You can definitely say that the NCAA Division I March Madness college basketball championships has reached a new height in April when the last two teams standing are the two lowest seeds who ever played for a national championsip.
When I wrote this column I didn’t know who won the national title, but whoever did should be getting a ton of kudos for their season-ending conference tournament and March Madness playoff bracket-busting runs to reach the final.
The historical showdown featured tough, senior-led seventh-seeded University of Connecticut, under the direction of articulate second-year coach Kevin Ollie, facing young, talented, freshmen-led eighth-seeded University of Kentucky, guided by proven veteran – with five final-four appearances and one national-title – coach John Calipari.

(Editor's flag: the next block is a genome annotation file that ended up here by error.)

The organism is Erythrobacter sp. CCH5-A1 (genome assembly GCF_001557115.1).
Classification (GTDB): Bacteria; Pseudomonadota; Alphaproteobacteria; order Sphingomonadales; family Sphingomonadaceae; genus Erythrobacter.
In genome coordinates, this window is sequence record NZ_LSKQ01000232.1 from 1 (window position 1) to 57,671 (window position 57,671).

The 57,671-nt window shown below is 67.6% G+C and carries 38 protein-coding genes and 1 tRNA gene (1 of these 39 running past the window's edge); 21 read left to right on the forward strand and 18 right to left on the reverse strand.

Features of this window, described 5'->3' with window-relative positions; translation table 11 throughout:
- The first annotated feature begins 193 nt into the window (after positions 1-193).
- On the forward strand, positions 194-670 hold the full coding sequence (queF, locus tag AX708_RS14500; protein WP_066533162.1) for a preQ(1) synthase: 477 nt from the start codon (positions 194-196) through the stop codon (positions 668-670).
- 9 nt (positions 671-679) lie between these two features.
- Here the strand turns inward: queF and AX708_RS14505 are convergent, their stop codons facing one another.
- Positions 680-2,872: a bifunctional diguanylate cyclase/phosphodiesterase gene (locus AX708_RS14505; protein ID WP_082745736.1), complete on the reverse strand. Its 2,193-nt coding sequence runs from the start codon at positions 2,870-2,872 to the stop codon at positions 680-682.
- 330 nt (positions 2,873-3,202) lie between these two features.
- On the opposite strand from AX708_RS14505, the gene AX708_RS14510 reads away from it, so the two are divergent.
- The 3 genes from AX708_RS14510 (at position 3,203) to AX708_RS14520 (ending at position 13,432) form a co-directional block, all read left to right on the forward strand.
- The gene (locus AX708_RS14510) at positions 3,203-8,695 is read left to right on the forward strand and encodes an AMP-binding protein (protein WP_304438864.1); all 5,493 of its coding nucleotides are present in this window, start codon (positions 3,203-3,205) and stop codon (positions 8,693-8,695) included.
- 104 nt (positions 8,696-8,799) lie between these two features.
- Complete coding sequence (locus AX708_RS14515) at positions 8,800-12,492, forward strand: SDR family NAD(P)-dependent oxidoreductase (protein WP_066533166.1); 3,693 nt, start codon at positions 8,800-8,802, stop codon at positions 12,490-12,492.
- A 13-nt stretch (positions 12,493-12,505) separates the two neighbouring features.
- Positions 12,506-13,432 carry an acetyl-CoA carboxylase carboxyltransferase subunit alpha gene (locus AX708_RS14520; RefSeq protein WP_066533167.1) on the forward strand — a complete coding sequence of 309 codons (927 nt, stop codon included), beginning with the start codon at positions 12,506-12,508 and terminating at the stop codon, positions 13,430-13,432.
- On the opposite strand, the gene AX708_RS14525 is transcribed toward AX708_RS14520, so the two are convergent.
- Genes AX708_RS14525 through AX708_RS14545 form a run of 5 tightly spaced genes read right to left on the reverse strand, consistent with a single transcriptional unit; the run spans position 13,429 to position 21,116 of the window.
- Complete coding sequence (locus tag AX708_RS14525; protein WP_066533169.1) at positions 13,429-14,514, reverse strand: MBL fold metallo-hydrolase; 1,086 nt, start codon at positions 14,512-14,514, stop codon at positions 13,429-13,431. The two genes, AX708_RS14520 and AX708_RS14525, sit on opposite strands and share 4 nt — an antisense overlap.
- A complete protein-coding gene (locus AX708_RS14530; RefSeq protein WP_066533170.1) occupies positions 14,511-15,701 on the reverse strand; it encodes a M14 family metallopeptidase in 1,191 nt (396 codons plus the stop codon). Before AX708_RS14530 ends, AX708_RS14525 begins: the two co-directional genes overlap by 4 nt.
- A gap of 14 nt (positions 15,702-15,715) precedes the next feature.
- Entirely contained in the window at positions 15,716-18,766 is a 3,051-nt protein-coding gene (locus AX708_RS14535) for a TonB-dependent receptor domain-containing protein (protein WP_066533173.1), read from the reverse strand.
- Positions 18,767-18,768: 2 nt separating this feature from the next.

Whether you like Calipari or not, the guy is a great coach, who continues to prove it year in and year out, and no doubt coaching from college to the pros and then back to college again has led to success – like Rick Pitino and the master Larry Brown – by getting high-pressure sculpturing and seasoning at hoops highest levels.
But what Calipari has achieved puts him into a rare class of top coaches at any level because of his communication and teaching skills, as well as a lot of patience for being able coach young men this far.